-Amy

  • […] Alyson Stanfield, author of I’d Rather Be in the Studio, offers some wonderful prompts to get you thinking and reflecting on this past year. I started this practice after taking Alyson’s Blast Off class online. I created a document in Word and each month I type in everything I did that month, big and small. It is a great way to review the year and say “Wow! I did all that?!” Read Alyson’s post here […]

  • Wow very interesting way of looking at this actually, I’m certainly going to give it a try. Just reading some of the questions you’ve outlined I could see the answers right away and realise how much I’d done rather than what I hadn’t. I’m currently doing my six month business review so this will certainly help. Many thanks for sharing.

  • Today, I blogged a list of my accomplishments for the last year (giving thanks to Alyson for the idea and inspiration). It left me both inspired and encouraged. Sometimes we get so close to the experiences we fail to sense the inherent accomplishments.

  • […] history. I look back and think of all the things I thought I would accomplish. But after reading Alyson Stanfield’s blog, I realize how much I actually […]

  • Thanks Alyson for coming and commenting on my blog.

    Thanks for your support and for posting such an inspirational action for me to grab onto.

  • I have doing this since at least 2005 and have kept my old lists plus goals for that year. At the end of the year, I write on the goals list what I did or didn’t do, then make a new goals list for the coming year. Having gone through the years accomplishments puts into perspective a lot of things which not only encourages me that I actually did accomplish something, but I now know what I want to do for next year.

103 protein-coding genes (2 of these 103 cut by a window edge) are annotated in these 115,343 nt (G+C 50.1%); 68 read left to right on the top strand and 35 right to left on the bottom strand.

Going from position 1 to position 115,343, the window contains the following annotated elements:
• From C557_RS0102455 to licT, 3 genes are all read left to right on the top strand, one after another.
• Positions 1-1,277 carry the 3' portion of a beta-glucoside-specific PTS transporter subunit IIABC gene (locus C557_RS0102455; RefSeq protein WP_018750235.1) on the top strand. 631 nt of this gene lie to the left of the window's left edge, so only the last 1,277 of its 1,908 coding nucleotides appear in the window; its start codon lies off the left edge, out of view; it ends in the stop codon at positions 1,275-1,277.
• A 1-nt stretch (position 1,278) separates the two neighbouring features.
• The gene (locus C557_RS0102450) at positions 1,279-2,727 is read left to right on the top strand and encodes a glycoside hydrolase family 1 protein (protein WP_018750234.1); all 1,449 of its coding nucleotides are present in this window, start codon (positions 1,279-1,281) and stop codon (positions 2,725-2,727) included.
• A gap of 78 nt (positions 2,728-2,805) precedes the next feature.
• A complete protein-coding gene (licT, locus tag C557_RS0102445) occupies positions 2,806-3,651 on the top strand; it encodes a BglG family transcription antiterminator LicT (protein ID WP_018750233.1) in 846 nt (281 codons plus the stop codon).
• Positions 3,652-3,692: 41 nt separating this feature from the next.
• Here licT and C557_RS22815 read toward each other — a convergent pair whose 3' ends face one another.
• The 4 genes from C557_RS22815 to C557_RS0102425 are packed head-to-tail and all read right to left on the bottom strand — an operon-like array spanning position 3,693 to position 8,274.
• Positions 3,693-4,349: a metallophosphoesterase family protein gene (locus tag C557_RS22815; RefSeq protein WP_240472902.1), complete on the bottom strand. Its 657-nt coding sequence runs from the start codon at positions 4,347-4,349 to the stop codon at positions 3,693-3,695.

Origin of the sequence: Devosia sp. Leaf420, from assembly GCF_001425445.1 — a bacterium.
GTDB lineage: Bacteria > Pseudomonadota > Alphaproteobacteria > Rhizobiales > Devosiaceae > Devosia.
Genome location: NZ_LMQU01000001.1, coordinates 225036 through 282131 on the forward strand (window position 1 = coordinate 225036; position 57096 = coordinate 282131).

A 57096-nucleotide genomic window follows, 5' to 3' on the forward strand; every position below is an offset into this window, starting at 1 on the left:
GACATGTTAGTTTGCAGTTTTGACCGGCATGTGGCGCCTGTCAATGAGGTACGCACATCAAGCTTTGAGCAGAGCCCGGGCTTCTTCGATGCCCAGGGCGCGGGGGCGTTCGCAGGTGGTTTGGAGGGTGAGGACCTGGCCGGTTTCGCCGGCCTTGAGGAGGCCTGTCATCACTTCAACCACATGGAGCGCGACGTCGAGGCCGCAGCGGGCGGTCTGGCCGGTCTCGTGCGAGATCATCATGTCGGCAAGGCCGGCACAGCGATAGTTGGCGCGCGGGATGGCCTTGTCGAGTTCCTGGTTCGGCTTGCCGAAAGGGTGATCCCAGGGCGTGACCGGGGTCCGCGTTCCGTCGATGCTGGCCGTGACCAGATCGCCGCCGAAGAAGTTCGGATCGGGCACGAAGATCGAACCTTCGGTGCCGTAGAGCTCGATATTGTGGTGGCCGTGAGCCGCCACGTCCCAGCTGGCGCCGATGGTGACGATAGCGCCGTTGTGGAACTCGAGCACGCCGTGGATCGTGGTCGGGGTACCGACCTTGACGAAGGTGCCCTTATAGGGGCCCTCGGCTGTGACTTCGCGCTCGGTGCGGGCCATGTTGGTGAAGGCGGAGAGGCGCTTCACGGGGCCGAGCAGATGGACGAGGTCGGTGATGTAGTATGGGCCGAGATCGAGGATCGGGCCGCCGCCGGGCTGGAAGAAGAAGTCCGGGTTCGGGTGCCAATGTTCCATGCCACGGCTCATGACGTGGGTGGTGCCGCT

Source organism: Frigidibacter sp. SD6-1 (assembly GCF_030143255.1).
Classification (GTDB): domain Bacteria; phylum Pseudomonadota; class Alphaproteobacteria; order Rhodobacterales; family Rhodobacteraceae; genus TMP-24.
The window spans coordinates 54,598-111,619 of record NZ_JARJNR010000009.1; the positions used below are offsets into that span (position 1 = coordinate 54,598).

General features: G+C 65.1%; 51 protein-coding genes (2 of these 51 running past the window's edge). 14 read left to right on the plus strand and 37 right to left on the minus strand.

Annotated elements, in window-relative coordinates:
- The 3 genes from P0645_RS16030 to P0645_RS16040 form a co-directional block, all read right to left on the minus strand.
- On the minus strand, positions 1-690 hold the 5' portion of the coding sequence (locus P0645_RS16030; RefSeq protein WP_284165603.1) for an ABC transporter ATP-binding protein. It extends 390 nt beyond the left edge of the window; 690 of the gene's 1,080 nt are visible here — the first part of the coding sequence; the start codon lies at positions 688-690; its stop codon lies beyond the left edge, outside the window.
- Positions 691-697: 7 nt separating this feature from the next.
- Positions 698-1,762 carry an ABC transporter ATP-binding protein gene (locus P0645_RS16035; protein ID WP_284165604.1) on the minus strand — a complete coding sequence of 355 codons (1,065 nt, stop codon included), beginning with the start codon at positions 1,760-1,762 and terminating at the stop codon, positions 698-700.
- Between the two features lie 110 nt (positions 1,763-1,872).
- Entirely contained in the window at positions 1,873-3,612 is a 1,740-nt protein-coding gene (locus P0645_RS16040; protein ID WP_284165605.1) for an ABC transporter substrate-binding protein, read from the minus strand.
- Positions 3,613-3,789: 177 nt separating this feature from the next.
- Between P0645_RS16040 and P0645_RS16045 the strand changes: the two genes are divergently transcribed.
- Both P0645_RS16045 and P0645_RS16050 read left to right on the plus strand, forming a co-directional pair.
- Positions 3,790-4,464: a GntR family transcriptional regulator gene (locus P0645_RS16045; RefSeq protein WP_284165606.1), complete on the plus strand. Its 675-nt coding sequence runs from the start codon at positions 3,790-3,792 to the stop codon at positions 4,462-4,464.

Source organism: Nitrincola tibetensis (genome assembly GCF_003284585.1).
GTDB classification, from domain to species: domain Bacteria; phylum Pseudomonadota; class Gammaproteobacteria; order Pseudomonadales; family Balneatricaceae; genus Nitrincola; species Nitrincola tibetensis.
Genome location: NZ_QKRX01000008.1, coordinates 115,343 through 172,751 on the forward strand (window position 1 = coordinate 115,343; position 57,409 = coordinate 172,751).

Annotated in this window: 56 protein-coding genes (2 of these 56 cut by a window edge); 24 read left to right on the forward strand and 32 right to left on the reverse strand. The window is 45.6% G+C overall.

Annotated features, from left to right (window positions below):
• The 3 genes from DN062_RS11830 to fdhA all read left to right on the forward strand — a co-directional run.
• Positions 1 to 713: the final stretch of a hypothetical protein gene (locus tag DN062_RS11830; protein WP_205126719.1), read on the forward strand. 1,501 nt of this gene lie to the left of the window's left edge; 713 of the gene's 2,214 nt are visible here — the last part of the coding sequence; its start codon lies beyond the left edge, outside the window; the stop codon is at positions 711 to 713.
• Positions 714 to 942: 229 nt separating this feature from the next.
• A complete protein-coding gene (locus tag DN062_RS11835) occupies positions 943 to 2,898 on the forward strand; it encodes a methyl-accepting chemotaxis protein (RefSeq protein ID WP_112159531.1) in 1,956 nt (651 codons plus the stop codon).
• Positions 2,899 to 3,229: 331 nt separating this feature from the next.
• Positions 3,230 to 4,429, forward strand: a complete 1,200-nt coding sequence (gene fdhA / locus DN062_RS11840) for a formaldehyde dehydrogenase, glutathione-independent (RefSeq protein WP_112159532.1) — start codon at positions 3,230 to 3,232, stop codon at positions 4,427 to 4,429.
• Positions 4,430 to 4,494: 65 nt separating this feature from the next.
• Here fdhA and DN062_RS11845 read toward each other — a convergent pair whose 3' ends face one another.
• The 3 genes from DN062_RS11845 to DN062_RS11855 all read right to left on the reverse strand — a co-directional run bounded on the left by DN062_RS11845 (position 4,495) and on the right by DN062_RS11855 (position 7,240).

I agree with Jay though on needing a question about how much work did you produce. Your 2006 questions had that question in it plus several others that I just added or changed to this years list. (I like the personal growth questions as well.) As an artist, the most satisfying thing of all to me is not the technological or marketing stuff so much as did I really produce art!

    I have been reading through my engagement calendar for the past 3 days and working on my list. I know it is taking a lot of time, but it is so worth it and makes me realize what a good year I really did have!

    Thank you again for inspiring me and not letting me come up with excuses for not being good at what I do. God bless you and have a Merry Christmas!

  • Thanks for inspiring me time and again, Alyson!
    I’m expecting your book any day now; it was on my Christmas wish list…

    Today I followed your suggestion and made a list of my accomplishments of the past year. Amazing if one starts writing it all down and a good feeling, too!
    If you’d like to check it out, it’s on my blog: http://encausticcanada.wordpress.com/

    Thanks again for all your support and have a fantastic 2010!

  • […] Self-Promotion, therefore, implies pride–pride in your work, your art, your ideas, and your accomplishments. You don’t lie, you don’t embellish. Instead, you tell the truth with “lack of shame.” You […]

  • […] What career successes (education, exhibitions, collections, . . . ) are you most proud of having […]